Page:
Thursday, October 8, 2020

Alphabet Bois At It Again


Our friends at the Bureau of Alcohol, Tobacco, Firearms and Explosives, known colloquially as the ATF, have decided to make yet another arbitrary ruling that effectviely outlaws what was until just recently a perfectly legal firearm and once again it pertains to the issue of AR-15 pistol braces*.

If you aren't a gun enthusiast, this might not make any sense. Isn't an AR-15 a rifle? The answer as is often the case is: yes and no. An AR-15 rifle and an AR-15 pistol are essentially exactly the same thing, with minor difference like the length of the gas tube and the buffer. Where the distinction comes in is how long the barrel is. The National Firearms Act, or NFA, regulates certain features of all firearms. Some are available "over the counter" and others require special licensing and a fee. In the case of AR-15s, the NFA rifle rules apply and an AR-15 is considered a "short-barreled rifle" or "SBR" if it meets one of these two criteria:

A) A rifle having a barrel or barrels of less than 16 inches in length; 
--or--
B) A weapon made from a rifle if such weapon as modified has an overall length of less than 26 inches or a barrel or barrels of less than 16 inches in length

The first one is the most common. Basically anyone eligible to buy a firearm can buy an AR-15 rifle legally (depending on what state you live in) as long as it has at least a 16" barrel. 16" is probably the most common length of barrel for AR-15s but you can get 18", 20" and even longer. That seems pretty straightforward: 16" or over, regular rifle. Less than 16:, short barreled rifle requiring a special permit and the payment of $200.

But....

You can buy AR-15s with 12.5", 10.5" (most common) and 7.5" barrels. I have even seen them as short as 4.5" which is about as long as some larger frame handguns. Here is the kicker. You can buy them without paying the extra fee or getting the license.

Dafuq? you might be saying. Here is where it gets really weird. 

The difference is in the other end of the firearm. A 10.5" barrel AR-15 without a shoulder stock is considered a pistol. It doesn't have a stock and is not designed to be fired from the shoulder. However, AR-15s are relatively front heavy and they also have a tube extending back from the action so they are pretty awkward to hold in just your hands.

Introducing the "pistol brace". 

In 2012 as the legend goes, Alex Bosco, one of the founders of SB Tactical, was shooting with a disabled vet. There were concerns because this disabled vet was having trouble controlling the firearm in a manner that was safe for those around him so Alex designed a "stabilizing brace" and applied for a ruling from the ATF. The ATF responded that the stabilizing brace did "not convert that weapon to be fired from the shoulder and would not alter the classification of a pistol or other firearm". In other words, this was still a pistol. Here is a picture of a stabilizing brace on an AK style "pistol"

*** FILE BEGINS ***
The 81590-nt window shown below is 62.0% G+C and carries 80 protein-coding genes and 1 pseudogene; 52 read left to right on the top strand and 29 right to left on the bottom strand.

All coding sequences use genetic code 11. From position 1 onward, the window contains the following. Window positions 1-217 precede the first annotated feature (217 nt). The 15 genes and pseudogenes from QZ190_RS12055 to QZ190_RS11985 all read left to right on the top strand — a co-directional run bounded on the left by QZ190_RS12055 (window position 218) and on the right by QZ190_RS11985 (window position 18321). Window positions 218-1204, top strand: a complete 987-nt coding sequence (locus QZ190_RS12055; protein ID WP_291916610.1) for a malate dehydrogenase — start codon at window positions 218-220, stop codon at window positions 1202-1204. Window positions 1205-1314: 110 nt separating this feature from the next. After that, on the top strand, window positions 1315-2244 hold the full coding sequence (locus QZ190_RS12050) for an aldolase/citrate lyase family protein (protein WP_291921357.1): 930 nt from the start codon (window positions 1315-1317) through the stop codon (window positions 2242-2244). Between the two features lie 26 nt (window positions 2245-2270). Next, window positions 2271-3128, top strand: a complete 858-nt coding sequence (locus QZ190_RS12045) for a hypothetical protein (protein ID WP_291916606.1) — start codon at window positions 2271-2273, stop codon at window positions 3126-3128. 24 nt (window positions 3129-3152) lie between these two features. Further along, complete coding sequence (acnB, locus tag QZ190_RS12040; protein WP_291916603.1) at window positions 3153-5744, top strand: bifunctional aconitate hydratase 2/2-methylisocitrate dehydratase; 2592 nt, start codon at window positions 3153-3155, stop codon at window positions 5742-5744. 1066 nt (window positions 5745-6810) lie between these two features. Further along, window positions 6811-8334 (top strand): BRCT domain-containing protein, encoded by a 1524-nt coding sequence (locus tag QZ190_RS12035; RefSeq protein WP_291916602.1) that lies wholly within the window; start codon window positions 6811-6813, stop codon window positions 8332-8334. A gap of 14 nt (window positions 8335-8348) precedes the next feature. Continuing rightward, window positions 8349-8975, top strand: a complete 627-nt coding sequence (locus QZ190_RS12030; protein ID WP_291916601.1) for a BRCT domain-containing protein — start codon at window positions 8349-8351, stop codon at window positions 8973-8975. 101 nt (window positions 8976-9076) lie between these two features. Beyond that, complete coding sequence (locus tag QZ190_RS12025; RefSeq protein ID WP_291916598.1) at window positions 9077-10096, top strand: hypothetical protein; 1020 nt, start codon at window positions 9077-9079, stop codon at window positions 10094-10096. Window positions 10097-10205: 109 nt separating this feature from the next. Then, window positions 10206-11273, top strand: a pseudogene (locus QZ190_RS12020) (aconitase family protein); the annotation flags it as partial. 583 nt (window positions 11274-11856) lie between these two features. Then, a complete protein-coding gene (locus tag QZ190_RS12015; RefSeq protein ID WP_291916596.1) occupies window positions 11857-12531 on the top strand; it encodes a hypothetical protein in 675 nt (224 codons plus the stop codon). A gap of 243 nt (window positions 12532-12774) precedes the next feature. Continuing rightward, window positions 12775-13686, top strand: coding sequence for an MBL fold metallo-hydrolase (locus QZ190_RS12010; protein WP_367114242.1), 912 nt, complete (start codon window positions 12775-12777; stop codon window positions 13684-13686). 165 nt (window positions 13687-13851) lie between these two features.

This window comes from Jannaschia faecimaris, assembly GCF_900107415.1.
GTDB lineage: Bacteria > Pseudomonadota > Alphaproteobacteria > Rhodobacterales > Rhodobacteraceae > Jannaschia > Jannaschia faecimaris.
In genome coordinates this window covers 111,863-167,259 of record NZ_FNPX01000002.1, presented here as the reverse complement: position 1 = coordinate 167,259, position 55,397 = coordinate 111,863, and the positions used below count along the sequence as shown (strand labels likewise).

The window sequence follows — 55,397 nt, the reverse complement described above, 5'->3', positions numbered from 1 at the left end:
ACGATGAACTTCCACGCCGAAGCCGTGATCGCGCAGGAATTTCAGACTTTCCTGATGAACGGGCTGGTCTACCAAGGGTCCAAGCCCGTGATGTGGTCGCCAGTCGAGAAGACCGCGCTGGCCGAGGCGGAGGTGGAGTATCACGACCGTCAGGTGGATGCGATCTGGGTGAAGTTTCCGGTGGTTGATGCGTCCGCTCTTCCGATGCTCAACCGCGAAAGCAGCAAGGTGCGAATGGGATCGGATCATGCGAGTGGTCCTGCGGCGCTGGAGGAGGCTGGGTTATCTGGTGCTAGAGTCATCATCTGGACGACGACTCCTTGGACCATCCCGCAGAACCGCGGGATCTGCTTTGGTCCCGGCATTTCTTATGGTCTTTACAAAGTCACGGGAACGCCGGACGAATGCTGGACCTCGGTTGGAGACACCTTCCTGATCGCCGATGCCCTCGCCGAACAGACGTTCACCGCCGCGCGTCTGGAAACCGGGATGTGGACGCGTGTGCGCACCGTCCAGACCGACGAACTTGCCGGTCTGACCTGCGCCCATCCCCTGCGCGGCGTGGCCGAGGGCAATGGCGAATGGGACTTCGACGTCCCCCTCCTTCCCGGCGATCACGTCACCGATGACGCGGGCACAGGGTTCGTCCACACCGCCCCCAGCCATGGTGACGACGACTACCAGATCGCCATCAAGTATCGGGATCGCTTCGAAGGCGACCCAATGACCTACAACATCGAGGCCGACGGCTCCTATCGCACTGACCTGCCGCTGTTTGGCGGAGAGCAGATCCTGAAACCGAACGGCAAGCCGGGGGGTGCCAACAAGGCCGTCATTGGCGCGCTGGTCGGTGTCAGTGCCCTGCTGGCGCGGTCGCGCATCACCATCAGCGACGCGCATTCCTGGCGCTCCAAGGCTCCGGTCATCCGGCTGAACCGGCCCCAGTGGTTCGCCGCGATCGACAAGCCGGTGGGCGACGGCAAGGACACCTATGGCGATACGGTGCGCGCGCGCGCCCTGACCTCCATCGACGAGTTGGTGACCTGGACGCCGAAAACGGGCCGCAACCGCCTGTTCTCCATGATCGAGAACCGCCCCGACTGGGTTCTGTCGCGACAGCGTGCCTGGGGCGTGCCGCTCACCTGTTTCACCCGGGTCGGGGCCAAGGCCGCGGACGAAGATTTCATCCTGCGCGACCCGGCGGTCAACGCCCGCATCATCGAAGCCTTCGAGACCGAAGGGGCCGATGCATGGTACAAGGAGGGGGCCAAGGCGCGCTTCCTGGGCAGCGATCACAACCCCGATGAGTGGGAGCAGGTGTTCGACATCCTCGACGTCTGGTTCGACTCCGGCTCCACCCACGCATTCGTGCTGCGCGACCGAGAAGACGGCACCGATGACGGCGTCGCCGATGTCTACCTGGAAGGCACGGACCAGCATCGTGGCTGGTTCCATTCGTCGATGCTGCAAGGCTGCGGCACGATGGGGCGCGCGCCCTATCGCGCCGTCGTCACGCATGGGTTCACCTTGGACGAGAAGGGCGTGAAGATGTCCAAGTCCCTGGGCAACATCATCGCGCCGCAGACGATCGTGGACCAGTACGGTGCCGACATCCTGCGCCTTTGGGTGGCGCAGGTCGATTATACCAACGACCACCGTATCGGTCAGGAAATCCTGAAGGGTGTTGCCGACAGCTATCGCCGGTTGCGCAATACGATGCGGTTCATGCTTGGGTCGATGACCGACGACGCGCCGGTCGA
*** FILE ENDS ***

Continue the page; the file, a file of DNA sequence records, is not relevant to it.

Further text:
Courtesy Of SB Tactical

You don't have to be disabled to buy an AR/AK pistol. You can get them just about anywhere and as long as you are legally able to buy any pistol, you can buy an AR pistol if they are legal where you live. The thing is, it is a pretty grey area.

These are two complete lower receivers from Rock River Arms, a personal favorite AR manufacturer. The receiver on the bottom is a rifle receiver because it has a stock and is designed to fire from the shoulder. The receiver on the top is a pistol receiver because it has an SB Tactical stabilizing brace and is theoretically not designed to shoot from the shoulder.


You might notice that they look a lot alike. They function basically the same way. The parts can be swapped back and forth: grip, trigger, receiver, etc. But one makes a pistol and one makes a rifle. 

Here is where it gets interesting. There is nothing other than fear of breaking the law that would stop you from taking a 7.5" barreled upper receiver off the pistol lower receiver and sticking in on the rifle lower receiver, creating an SBR. You could do it in about a minute with basically no tools and no expertise at all and without asking for permission from the ATF or paying a fee. 

More. Doing that, taking one part from a legal weapon and replacing the same part on a different legal weapon suddenly means you are committing a felony. Get that? Swapping the parts on two legal weapons, on a weapon platform famous for having interchangeable parts, can transform you from a law abiding gun owner to a criminal in under a minute.

What is more, you can and most people do, shoot their AR pistol with a stabilizing brace from the shoulder. While I am sure there are people who are actually disabled and use the brace as intended and as shown in the photo above, most people use their pistol with a brace just like a rifle.